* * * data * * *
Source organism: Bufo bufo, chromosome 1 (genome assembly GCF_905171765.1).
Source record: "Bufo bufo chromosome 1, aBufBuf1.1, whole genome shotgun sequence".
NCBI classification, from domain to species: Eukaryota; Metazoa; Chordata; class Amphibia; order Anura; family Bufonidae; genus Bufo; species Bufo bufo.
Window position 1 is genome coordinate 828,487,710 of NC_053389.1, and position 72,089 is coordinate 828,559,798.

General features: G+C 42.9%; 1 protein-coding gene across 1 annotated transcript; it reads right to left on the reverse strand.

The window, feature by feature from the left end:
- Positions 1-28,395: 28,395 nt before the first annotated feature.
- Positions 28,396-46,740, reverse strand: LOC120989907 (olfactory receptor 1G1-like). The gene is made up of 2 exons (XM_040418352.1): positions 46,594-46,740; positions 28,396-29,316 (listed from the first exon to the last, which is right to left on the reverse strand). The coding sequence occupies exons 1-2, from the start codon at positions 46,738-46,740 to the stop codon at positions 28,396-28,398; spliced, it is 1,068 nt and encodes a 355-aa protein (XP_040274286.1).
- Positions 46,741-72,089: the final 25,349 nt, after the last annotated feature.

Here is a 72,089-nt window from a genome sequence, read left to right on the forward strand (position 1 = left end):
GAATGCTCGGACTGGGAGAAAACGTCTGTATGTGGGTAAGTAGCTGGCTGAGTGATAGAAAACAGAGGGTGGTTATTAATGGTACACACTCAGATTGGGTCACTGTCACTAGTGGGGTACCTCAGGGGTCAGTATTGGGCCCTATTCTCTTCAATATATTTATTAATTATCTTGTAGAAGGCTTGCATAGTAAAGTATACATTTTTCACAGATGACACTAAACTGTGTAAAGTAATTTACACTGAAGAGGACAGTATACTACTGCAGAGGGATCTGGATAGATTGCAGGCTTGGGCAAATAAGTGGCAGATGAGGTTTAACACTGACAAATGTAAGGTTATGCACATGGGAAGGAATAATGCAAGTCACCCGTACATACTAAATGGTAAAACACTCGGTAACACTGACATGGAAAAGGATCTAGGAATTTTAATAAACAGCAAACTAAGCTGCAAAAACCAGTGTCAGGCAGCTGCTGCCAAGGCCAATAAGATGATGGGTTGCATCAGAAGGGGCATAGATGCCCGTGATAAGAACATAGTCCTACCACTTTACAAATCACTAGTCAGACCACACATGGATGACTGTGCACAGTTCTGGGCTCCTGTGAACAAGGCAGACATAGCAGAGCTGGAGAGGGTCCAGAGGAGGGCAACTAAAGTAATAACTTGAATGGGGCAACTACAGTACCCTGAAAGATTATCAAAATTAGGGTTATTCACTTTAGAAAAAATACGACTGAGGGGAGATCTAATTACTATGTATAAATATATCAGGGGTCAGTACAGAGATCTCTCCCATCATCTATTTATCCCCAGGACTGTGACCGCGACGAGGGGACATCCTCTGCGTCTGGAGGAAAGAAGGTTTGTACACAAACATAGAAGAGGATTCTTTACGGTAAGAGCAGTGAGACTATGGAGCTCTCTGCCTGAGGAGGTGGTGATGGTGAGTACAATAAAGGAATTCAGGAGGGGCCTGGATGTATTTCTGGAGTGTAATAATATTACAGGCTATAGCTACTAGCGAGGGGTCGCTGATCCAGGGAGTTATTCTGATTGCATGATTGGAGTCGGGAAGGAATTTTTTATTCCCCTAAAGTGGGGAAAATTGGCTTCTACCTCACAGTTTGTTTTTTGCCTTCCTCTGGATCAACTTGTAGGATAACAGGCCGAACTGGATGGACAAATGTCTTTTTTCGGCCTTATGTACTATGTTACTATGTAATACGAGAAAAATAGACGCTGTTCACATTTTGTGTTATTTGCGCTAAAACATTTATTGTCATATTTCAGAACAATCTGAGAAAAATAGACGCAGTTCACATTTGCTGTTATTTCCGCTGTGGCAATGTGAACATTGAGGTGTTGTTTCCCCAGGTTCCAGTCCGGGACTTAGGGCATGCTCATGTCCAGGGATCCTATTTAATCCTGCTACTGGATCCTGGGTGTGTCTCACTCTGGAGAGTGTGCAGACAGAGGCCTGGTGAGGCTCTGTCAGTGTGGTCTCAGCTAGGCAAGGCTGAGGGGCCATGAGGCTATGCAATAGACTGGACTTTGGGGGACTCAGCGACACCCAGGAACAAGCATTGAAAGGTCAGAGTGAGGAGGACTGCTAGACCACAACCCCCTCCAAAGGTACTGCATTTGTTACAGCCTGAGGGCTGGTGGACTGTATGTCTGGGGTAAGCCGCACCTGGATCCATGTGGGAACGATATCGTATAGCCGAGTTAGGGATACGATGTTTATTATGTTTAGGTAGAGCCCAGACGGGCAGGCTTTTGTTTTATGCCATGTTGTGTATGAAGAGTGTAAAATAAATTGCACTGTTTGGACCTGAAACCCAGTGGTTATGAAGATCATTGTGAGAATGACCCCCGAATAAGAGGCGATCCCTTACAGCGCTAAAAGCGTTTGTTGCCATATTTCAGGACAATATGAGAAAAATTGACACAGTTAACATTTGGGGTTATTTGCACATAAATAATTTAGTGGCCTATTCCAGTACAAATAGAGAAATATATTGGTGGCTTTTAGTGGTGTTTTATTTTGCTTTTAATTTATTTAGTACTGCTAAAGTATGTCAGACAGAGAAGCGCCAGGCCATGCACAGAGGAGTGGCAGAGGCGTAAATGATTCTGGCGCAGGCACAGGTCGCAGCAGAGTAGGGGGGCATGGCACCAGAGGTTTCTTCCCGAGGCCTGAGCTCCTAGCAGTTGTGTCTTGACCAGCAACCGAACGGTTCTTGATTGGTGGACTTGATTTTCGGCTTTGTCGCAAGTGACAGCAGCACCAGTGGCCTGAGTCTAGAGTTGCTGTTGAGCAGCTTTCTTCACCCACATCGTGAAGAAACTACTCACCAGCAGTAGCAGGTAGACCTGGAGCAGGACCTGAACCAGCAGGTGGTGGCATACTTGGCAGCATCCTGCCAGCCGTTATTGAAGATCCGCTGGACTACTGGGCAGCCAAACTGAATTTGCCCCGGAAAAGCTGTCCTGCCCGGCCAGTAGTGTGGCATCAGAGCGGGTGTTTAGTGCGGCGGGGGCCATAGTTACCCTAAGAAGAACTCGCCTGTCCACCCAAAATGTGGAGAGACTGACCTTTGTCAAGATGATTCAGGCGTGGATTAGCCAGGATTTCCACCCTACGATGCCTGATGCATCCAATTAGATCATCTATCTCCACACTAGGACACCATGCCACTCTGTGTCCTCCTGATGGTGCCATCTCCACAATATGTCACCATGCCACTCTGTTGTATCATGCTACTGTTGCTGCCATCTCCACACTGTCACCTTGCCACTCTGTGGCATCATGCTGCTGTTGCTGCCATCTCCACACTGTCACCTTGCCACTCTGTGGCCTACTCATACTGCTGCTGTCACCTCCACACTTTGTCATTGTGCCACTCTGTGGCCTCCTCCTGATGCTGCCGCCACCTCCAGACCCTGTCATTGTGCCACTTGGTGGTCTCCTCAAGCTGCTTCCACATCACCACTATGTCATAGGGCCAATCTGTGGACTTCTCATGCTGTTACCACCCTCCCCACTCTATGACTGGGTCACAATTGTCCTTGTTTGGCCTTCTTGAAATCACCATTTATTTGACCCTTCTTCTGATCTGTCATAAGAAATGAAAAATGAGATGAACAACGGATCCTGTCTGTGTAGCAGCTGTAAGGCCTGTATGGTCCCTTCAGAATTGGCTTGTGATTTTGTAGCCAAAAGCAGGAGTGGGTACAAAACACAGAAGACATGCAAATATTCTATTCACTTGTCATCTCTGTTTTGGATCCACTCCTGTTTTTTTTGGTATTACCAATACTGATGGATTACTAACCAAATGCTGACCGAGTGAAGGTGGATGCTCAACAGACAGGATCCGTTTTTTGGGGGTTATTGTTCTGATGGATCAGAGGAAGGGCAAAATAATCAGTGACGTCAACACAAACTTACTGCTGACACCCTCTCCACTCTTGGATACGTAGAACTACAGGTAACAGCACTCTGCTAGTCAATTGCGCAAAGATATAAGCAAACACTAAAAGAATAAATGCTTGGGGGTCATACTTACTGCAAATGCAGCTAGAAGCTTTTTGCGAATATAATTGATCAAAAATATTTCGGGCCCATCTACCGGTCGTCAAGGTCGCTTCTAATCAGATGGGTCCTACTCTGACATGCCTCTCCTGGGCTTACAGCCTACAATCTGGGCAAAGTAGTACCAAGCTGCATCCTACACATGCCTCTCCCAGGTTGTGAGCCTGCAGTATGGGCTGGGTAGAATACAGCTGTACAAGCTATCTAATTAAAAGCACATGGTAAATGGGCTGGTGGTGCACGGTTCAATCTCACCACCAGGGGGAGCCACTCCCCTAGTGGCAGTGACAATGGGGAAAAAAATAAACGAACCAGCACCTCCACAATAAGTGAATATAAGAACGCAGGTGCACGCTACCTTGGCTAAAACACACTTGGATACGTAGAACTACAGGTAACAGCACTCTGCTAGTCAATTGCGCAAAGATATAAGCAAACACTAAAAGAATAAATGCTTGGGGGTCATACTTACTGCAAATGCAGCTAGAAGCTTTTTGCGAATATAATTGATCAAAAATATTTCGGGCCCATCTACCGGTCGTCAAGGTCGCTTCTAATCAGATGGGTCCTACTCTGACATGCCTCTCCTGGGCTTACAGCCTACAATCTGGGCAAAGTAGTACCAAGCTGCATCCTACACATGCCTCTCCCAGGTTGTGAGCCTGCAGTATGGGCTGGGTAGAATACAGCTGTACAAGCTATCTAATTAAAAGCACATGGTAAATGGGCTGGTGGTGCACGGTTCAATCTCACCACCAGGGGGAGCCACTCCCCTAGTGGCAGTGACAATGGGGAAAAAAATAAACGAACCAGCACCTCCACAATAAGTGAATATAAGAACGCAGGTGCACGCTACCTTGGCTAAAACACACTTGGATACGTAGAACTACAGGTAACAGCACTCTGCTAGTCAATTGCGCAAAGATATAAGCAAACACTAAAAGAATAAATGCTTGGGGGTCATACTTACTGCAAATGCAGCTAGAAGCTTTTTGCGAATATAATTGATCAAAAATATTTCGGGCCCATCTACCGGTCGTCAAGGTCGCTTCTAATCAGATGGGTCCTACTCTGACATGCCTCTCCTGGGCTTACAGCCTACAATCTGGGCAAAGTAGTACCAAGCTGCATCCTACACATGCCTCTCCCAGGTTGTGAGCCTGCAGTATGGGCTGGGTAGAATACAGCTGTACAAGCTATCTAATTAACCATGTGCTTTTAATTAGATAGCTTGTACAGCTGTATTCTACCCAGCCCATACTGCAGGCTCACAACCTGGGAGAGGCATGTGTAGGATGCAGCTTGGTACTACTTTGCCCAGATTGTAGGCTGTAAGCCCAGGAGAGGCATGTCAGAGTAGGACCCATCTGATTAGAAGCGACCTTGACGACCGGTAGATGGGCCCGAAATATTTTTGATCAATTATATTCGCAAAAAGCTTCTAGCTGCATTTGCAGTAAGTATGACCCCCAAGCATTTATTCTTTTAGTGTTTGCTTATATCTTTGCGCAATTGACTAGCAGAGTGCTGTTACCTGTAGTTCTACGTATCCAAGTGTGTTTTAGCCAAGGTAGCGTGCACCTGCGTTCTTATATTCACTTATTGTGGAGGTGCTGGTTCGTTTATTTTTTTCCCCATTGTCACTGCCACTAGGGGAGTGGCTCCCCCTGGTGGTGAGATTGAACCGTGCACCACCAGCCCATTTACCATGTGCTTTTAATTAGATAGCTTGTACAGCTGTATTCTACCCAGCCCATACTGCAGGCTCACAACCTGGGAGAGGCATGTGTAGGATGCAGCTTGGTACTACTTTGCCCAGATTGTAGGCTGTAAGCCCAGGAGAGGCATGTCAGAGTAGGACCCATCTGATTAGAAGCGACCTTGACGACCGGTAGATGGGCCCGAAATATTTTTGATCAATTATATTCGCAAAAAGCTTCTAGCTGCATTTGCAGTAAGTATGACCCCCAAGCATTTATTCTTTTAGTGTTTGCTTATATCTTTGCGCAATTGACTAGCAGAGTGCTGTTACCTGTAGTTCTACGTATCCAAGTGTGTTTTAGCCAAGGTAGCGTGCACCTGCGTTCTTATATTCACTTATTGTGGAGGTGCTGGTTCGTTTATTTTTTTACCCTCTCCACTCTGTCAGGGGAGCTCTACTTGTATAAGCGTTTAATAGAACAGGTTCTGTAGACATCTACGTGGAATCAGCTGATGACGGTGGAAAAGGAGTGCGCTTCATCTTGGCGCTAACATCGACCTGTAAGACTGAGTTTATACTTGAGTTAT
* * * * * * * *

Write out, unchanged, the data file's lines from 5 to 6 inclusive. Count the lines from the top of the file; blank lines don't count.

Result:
General features: G+C 42.9%; 1 protein-coding gene across 1 annotated transcript; it reads right to left on the reverse strand.

The window, feature by feature from the left end: